Patrick McCurry Counsellor Eastbourne Canary Wharf

Counselling and Psychotherapy in Eastbourne, East Sussex and Canary Wharf, London and Online.

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'Lowest of the low' narcissism 

24 May 2020

Usually we understand narcissism as a kind of arrogance or superiority. But there is another side to this, which is the ‘I’m the lowest of the low’ form of narcissism. 

 Of course, I believe we can all show these narcissistic traits to some degree, but for some people they seem to be deeply embedded ways of relating to the world and can cause major problems in relationships.

 Many people swing between the superior/inferior expressions of narcissism, either feeling like they are better than everyone else or worse. 

The more obviously grandiose form of narcissism is often easier to spot. Think of Donald Trump, David Brent from TV show the Office or Gilderoy Lockhart (Kenneth Branagh) from the Harry Potter films.

 These people, who are extremely sensitive to any criticism, are obsessed with winning, being admired and being in control.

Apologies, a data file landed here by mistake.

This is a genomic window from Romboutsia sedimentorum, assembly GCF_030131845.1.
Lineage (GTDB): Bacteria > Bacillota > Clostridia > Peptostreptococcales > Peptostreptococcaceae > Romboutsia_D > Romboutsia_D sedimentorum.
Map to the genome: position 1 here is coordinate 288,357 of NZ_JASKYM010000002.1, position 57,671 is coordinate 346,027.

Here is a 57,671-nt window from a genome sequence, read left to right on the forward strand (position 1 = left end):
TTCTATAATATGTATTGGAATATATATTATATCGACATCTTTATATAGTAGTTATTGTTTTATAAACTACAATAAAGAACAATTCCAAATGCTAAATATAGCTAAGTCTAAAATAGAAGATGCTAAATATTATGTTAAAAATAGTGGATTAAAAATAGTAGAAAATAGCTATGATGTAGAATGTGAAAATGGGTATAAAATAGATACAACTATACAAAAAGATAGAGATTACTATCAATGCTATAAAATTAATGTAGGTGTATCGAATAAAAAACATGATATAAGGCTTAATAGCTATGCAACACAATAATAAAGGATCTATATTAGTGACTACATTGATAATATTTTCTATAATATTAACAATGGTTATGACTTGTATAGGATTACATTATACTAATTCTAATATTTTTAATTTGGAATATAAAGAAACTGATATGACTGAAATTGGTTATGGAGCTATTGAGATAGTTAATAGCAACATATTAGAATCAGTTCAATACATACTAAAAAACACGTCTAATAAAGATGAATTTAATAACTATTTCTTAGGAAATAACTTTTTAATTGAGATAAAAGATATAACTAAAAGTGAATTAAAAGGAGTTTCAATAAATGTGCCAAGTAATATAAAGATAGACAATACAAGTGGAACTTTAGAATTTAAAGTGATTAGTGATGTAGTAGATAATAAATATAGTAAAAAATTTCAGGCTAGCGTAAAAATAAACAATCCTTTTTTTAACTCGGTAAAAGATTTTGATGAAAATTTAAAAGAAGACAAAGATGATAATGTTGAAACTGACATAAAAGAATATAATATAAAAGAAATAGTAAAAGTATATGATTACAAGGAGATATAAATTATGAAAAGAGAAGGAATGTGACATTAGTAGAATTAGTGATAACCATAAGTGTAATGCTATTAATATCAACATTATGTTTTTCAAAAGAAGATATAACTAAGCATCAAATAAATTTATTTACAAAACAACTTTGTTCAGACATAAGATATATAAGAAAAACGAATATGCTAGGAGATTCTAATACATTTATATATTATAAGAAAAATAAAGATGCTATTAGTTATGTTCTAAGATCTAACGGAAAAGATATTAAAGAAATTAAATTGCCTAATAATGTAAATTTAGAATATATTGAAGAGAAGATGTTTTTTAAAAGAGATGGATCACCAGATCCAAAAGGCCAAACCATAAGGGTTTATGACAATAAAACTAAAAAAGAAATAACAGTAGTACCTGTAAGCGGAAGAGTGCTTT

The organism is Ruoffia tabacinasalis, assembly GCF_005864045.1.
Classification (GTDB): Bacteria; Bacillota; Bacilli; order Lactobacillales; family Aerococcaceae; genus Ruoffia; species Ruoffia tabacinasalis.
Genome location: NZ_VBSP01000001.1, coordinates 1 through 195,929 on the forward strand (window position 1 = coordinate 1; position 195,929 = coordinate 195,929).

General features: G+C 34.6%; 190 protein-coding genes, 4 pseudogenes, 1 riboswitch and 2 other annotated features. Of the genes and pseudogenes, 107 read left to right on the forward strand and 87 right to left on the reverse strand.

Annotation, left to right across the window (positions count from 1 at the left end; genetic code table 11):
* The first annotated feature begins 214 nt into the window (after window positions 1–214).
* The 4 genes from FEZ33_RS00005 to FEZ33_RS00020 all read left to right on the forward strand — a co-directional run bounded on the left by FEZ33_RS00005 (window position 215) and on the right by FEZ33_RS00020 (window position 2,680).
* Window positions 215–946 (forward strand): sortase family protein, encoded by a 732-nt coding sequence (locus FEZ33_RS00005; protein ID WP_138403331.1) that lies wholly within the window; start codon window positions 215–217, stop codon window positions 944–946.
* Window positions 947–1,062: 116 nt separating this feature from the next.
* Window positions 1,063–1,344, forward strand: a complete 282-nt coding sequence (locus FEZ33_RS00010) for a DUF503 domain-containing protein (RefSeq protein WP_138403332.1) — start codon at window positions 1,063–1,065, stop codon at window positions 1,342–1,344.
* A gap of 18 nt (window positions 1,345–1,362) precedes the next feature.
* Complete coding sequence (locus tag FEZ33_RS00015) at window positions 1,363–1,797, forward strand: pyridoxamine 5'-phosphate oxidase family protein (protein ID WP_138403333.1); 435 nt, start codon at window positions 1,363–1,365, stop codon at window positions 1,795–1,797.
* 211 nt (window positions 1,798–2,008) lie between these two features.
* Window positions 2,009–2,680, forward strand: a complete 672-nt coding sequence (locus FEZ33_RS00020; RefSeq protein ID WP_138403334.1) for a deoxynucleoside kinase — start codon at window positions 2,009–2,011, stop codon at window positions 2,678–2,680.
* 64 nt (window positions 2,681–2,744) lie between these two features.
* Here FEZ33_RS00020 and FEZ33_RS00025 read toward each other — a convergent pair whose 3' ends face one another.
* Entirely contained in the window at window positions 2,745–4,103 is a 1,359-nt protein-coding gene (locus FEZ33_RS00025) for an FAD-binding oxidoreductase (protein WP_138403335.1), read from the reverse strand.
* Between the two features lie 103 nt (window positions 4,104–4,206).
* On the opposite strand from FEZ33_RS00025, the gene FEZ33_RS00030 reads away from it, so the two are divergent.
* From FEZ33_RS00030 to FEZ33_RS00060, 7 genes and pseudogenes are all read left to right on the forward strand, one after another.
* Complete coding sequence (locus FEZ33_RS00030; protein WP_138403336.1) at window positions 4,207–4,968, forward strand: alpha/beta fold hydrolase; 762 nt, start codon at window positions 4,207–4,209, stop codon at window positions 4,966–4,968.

But someone who shows covert, or victim, narcissistic traits comes across very differently, at least on the surface. 

He or she may come across as vulnerable and we may want to help. But, unlike true vulnerability, the victim narcissist tends to push us away. We may find there is something irritating about the person, even though we can’t quite put our finger on why.

 Our irritation, frustration or finding it hard to truly empathise are clues that the person is behaving narcissistically. In effect, while they may seem vulnerable or in need of help, like the inflated narcissist ‘it is all about them’.

 In other words, while appearing to be self sacrificing, fragile, distressed or a victim, the individual makes every situation about themselves and may seek to get attention in a manipulative way. They may also find it hard to express anger or annoyance directly but instead do so, indirectly, in a passive-aggressive way.

 For these people it is often about feeling ‘special’ in their suffering and they portray the message that nobody else has things as bad as them. They also communicate a helplessness over their situation, so that any advice or offers of support somehow fail to really help. 

 Eeyore, the donkey from Winnie the Pooh, is a covert narcissist. Nothing ever goes well for him and  nobody else’s problems are as bad as his. 

 Like the more overtly controlling ‘alpha’ narcissists, victim narcissism is fuelled by an alienation from the self, a belief that we are not intrinsically worthy, which may stem from early emotional wounding. 

 In psychotherapy this covert narcissism can be explored, with the client helped to gradually value their own, deeper feelings and experience and to learn that it’s ok to feel and express anger. If they can connect to their genuine vulnerability and grieve what they missed out on as children, they can slowly allow themselves to connect more authentically with others.